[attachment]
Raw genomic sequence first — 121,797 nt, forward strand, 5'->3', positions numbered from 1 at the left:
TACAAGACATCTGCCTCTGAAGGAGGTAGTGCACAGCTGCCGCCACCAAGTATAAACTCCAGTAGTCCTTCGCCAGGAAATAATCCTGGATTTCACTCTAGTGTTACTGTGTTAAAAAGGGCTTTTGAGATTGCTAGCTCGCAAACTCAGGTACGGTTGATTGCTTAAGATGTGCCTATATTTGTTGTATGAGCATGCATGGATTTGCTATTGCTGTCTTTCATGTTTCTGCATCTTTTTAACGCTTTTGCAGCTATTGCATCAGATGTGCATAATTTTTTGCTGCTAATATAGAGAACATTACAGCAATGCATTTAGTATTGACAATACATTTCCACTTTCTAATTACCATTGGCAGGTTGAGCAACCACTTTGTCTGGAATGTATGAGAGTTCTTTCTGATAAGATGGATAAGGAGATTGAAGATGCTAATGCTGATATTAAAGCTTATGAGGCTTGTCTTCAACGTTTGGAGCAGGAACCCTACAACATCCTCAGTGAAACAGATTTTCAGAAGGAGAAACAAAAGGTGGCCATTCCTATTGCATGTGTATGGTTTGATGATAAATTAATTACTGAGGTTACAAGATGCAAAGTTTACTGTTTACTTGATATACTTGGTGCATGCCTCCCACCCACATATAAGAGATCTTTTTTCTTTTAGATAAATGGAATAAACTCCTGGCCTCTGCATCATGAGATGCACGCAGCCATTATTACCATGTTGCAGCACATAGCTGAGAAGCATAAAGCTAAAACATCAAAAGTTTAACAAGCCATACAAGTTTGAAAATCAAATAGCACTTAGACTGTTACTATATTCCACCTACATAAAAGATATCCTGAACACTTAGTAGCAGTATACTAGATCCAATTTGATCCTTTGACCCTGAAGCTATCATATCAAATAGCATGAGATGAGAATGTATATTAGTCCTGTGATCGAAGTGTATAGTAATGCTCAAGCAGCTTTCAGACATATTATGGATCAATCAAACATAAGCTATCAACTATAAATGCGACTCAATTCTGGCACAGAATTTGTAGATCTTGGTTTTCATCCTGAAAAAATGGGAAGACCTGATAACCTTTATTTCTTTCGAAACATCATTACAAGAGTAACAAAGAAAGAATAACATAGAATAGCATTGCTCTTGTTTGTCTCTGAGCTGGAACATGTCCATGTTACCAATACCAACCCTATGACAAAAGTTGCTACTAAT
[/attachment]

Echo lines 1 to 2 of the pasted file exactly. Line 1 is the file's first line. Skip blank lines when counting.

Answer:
Raw genomic sequence first — 121,797 nt, forward strand, 5'->3', positions numbered from 1 at the left:
TACAAGACATCTGCCTCTGAAGGAGGTAGTGCACAGCTGCCGCCACCAAGTATAAACTCCAGTAGTCCTTCGCCAGGAAATAATCCTGGATTTCACTCTAGTGTTACTGTGTTAAAAAGGGCTTTTGAGATTGCTAGCTCGCAAACTCAGGTACGGTTGATTGCTTAAGATGTGCCTATATTTGTTGTATGAGCATGCATGGATTTGCTATTGCTGTCTTTCATGTTTCTGCATCTTTTTAACGCTTTTGCAGCTATTGCATCAGATGTGCATAATTTTTTGCTGCTAATATAGAGAACATTACAGCAATGCATTTAGTATTGACAATACATTTCCACTTTCTAATTACCATTGGCAGGTTGAGCAACCACTTTGTCTGGAATGTATGAGAGTTCTTTCTGATAAGATGGATAAGGAGATTGAAGATGCTAATGCTGATATTAAAGCTTATGAGGCTTGTCTTCAACGTTTGGAGCAGGAACCCTACAACATCCTCAGTGAAACAGATTTTCAGAAGGAGAAACAAAAGGTGGCCATTCCTATTGCATGTGTATGGTTTGATGATAAATTAATTACTGAGGTTACAAGATGCAAAGTTTACTGTTTACTTGATATACTTGGTGCATGCCTCCCACCCACATATAAGAGATCTTTTTTCTTTTAGATAAATGGAATAAACTCCTGGCCTCTGCATCATGAGATGCACGCAGCCATTATTACCATGTTGCAGCACATAGCTGAGAAGCATAAAGCTAAAACATCAAAAGTTTAACAAGCCATACAAGTTTGAAAATCAAATAGCACTTAGACTGTTACTATATTCCACCTACATAAAAGATATCCTGAACACTTAGTAGCAGTATACTAGATCCAATTTGATCCTTTGACCCTGAAGCTATCATATCAAATAGCATGAGATGAGAATGTATATTAGTCCTGTGATCGAAGTGTATAGTAATGCTCAAGCAGCTTTCAGACATATTATGGATCAATCAAACATAAGCTATCAACTATAAATGCGACTCAATTCTGGCACAGAATTTGTAGATCTTGGTTTTCATCCTGAAAAAATGGGAAGACCTGATAACCTTTATTTCTTTCGAAACATCATTACAAGAGTAACAAAGAAAGAATAACATAGAATAGCATTGCTCTTGTTTGTCTCTGAGCTGGAACATGTCCATGTTACCAATACCAACCCTATGACAAAAGTTGCTACTAAT